19th-20th April: New Petrol and a clean Cockpit Grating
After getting back from the mornings walk, I spent the afternoon of the 19th emptying (more or less) Seatern’s petrol tank into the car and refilling it with fresh fuel. I used Shell V-1 so Seatern should motor like a formula-1 car in future! Whether this was necessary, I don’t know. the outboard “Dai” has started well each time I’ve tried it at the jetty, and although I used a water excluding funnel when transferring into the car, there was no obvious sign of any water. The inline filter in the supply line to the outboard likewise shows no water capture.
I also took advantage of the afternoon high tide to remove Dai from Seatern. Once I’d removed the lower half of the locker catch, the binocular box, a set of chart plotter holders, and disconnected the filling/emptying pipe for the water ballast, I was able to lift the cockpit floor grating. Underneath was, as last time, a mix of dirt, some green growth and,surprisingly, what seems like human hair. I didn’t think I had that much to loose!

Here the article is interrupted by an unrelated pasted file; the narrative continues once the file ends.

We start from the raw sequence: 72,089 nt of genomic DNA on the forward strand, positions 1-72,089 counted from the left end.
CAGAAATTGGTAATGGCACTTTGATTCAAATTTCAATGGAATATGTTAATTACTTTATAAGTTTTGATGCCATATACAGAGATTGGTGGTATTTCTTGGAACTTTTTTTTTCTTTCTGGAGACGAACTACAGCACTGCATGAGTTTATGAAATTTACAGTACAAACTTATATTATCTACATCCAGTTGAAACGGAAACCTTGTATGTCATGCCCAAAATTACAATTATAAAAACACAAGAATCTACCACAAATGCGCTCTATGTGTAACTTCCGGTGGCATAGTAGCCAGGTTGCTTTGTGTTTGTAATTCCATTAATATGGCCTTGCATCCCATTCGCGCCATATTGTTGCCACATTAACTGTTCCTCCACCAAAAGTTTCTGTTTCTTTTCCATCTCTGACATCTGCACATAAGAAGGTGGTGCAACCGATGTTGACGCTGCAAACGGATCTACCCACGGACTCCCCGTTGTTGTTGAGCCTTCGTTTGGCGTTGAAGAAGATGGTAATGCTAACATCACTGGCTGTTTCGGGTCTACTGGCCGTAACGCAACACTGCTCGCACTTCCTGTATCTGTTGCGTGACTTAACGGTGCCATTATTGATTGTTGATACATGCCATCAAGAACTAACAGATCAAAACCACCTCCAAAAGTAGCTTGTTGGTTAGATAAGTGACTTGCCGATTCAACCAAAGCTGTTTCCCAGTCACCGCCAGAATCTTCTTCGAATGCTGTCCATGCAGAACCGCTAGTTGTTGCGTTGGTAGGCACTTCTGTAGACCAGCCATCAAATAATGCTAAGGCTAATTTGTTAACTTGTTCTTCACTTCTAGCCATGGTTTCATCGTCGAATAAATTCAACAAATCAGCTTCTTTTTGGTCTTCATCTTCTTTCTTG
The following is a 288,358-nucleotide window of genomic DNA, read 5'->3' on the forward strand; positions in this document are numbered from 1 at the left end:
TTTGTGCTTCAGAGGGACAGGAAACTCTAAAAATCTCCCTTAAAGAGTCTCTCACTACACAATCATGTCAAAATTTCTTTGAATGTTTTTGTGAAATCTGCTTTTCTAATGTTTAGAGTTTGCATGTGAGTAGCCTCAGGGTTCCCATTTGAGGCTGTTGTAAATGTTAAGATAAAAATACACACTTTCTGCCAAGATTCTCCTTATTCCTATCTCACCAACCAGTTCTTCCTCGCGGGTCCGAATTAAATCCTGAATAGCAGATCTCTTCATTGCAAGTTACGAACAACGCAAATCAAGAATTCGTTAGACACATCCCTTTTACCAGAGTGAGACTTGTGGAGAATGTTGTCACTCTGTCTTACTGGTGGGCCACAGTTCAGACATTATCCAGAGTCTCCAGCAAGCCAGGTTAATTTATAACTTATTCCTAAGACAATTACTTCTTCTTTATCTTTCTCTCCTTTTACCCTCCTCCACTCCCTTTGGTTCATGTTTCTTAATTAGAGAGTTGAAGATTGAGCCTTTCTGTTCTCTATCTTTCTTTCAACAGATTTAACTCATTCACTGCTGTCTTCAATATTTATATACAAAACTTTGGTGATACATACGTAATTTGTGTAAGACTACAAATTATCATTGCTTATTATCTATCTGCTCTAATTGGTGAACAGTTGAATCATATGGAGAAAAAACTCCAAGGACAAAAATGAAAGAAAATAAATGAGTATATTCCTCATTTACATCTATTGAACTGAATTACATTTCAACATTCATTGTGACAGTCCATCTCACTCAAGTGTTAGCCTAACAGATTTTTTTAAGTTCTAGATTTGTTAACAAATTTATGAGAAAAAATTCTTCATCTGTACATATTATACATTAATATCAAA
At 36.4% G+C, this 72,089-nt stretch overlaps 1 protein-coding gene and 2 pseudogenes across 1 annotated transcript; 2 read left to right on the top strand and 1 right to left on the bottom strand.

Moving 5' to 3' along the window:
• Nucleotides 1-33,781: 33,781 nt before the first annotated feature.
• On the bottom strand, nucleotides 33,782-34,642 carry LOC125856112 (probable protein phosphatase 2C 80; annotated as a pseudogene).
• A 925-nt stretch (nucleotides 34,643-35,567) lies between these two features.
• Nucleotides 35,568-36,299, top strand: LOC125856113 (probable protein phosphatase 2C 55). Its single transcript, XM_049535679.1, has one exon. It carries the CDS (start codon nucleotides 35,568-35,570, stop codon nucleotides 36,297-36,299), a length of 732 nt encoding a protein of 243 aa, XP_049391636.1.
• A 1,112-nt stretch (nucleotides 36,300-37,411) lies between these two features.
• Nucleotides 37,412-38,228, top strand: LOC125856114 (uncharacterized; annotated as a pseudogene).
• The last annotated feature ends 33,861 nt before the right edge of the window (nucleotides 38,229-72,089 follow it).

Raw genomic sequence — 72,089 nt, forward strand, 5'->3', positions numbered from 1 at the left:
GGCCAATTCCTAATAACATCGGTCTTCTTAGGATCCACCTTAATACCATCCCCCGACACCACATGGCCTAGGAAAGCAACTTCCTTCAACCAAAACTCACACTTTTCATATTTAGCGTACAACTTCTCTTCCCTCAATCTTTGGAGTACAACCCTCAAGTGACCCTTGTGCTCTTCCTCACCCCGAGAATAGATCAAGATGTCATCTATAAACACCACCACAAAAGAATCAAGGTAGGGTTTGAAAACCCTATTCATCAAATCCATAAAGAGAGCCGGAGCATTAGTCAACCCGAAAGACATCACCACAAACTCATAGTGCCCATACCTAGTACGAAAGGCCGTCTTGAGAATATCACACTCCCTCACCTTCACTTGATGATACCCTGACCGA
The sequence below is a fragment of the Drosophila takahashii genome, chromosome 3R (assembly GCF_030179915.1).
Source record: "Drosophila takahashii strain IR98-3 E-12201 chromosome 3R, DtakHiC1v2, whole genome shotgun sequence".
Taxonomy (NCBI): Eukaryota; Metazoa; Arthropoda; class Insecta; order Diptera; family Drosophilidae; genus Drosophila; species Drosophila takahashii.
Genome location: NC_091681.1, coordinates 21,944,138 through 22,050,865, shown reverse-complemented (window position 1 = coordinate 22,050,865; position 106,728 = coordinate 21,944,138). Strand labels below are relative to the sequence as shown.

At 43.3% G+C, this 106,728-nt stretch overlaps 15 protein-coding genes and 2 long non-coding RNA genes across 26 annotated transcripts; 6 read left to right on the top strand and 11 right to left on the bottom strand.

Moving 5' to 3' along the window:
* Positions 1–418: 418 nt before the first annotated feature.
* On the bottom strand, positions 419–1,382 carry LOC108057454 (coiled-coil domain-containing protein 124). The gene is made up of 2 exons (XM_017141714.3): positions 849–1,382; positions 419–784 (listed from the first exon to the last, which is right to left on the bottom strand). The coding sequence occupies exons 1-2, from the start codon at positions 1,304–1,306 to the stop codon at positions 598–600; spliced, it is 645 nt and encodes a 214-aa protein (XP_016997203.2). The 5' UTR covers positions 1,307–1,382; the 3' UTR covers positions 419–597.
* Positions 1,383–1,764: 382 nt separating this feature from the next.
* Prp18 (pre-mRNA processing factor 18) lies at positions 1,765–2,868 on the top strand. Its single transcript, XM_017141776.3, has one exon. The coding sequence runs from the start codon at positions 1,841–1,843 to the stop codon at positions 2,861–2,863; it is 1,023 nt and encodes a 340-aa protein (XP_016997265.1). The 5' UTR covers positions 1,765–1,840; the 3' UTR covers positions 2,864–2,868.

At about 12kg the grating is a significant extra weight added to Seatern. I had it made by Howells in Poole before Seatern was delivered because I didn’t want the ballast tank hatch standing proud. However it’s great advantage has proved to be the non-slip, self draining surface it provides. When boarding Seatern in the dark on an icy winters night the teak grating is a definite boon.
Although dirty, I was pleased to see that the underside of the grating showed no deterioration – even the sacrificial strips that support the main framework were totally sound.
On the 20th (Friday) I scrubbed down the cockpit floor and, once dry, applied a sparing coating of boracol. Obviously it would not soak in and I didn’t want to be adding a biocide to the river. However I thought it would suppress any mould or algal spores I might have missed.
I cleaned and then sprayed the grating with boracol to ensure the sides of the holes were treated. As with all the woodwork, it looks better already, and should improve over the next week or so when any remaining mould has died and the woodwork washed down.
I used the afternoon tide to get Dai back into place. I still need to replace the compass box and chart plotter bracket, but I found I had run out of white Marine Sealant.